You have to admire Lincoln’s savvy in its protracted, dogged pursuit of brand rebirth. Not only has it produced consistently high-quality products in recent years – including, most recently, a crisply redesigned Navigator – but it has wisely learned from its mistakes, steadily abandoning, for instance, confusing naming schemes (MKS, MKX, etc.) in favor of actually memorable names, such as the [reborn] Continental and the upcoming Nautilus. If only some other companies would take note. (Ahem: BMW X2 sDrive28i, BMW X5 xDrive40e iPerformance, BMW X4 M40i M-Performance…)
Now we have the Aviator, also a reborn mid-sized SUV, now slotted between the Navigator and the new Nautilus. Unveiled at the 2018 New York International Auto Show, the machine is easily the best of Lincoln’s recent design efforts, offering an elegant, timeless look inspired – as the name suggests – chiefly by the golden age of aviation. It is built on a rear-drive platform and will offer power of both the twin-turbo and hybrid variety. Lincoln Design Director David Woodhouse, during a walk-around preview of the new SUV ahead of the auto show, cited the Hughes H-1 Racer as a particular influence.
That airplane, a spectacularly beautiful 1930s design with hints of Art Deco influences of its own, finds its lines echoed in the new Aviator. “The fast-falling roofline and the rising rocker line give its silhouette an airfoil shape,” Woodhouse explained, noting that in spite of that tapering effect, they were able to retain comfortable seating for six-foot-tall adults in the third row by relaxing the higher stadium seating configuration that’s popular with three-row SUVs. “The color here – we call it Flight Blue – has its inspiration in the Air Force, and the badging on the side similarly recalls airfoils and aviation in its design.”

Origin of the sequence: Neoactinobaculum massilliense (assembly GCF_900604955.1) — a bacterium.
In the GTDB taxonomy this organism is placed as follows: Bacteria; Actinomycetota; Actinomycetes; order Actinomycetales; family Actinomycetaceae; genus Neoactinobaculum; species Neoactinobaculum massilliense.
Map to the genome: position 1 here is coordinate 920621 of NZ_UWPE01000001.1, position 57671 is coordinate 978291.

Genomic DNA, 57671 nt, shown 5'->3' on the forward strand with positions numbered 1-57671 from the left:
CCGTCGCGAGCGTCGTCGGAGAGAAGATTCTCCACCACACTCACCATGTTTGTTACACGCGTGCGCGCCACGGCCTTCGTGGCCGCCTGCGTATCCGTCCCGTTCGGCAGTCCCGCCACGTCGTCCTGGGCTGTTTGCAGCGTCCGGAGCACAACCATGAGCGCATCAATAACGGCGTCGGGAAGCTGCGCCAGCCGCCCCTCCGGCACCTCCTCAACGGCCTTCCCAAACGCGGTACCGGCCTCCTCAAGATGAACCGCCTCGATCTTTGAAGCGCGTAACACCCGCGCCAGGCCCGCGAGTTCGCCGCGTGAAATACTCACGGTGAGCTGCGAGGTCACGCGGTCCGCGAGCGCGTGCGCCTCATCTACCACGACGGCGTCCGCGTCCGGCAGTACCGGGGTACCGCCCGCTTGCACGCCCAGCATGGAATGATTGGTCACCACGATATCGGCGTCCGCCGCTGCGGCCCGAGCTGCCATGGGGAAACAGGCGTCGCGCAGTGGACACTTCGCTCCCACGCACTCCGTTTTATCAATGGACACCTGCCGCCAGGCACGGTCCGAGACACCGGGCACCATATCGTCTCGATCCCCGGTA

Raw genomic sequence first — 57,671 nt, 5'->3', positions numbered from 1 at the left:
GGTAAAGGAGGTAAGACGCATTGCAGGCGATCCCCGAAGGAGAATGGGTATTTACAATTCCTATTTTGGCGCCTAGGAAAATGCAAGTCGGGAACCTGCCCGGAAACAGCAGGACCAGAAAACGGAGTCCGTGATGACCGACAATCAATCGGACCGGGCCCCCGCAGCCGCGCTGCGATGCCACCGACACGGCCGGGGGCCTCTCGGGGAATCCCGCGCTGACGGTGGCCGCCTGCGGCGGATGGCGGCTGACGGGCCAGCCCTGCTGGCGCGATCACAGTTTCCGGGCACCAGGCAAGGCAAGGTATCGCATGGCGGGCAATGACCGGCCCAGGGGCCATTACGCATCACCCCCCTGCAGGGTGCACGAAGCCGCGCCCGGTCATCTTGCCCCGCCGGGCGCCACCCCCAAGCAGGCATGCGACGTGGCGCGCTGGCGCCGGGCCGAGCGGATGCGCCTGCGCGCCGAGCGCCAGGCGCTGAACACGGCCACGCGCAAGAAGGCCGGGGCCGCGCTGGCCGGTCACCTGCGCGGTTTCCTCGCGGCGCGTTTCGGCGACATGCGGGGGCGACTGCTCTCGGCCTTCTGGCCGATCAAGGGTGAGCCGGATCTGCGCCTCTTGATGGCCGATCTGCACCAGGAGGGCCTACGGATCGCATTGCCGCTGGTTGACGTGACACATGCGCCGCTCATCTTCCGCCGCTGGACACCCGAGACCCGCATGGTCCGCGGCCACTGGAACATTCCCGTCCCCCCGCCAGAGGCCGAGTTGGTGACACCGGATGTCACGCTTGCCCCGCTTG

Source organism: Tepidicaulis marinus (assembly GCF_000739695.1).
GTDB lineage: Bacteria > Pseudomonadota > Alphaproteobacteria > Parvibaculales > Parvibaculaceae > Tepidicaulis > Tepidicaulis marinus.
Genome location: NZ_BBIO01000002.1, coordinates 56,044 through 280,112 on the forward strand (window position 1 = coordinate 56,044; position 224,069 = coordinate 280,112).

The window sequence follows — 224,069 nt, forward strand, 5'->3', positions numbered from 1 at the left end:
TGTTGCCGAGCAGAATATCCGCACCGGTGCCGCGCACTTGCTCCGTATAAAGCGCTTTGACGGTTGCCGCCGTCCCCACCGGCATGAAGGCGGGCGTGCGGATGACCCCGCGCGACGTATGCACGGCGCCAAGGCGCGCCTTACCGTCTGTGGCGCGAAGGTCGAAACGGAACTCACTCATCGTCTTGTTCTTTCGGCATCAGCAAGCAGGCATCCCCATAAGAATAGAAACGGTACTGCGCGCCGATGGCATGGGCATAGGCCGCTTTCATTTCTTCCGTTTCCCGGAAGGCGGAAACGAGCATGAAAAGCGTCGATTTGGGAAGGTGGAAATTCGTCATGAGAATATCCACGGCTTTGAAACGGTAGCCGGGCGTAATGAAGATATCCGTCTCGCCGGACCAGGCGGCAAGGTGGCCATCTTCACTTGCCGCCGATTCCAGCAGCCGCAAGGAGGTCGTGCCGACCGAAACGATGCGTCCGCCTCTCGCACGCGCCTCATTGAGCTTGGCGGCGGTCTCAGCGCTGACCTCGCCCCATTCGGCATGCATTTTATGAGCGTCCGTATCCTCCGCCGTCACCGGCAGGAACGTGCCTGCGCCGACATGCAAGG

The vehicle also finds inspiration on the horizon – literally. Designers wove in wide, flat lines to both interior and exterior, including a sweeping horizontal crease from front to rear and a dashboard configuration that’s wide and accentuates the horizontal distribution of interior elements. “It generates a feeling of equilibrium and balance,” Woodhouse said. “I equate it to walking out to the beach for the first time and experiencing a feeling of calmness.”
Overall, design is also masterfully proportioned, with no exterior elements overwhelming the look, and a sense of scale that masks the vehicle’s generally significant proportions. Credit this to the design team’s pursuit of a visual impact that’s seductive rather than aggressive, Woodhouse said. “It’s more Monica Bellucci than Predator,” he joked.
Volkswagen just announced it’ll debut the R-Line package next week at the New York International Auto Show, but when the Arteon goes on sale later this year, you should save your money and skip that option box. Read the Story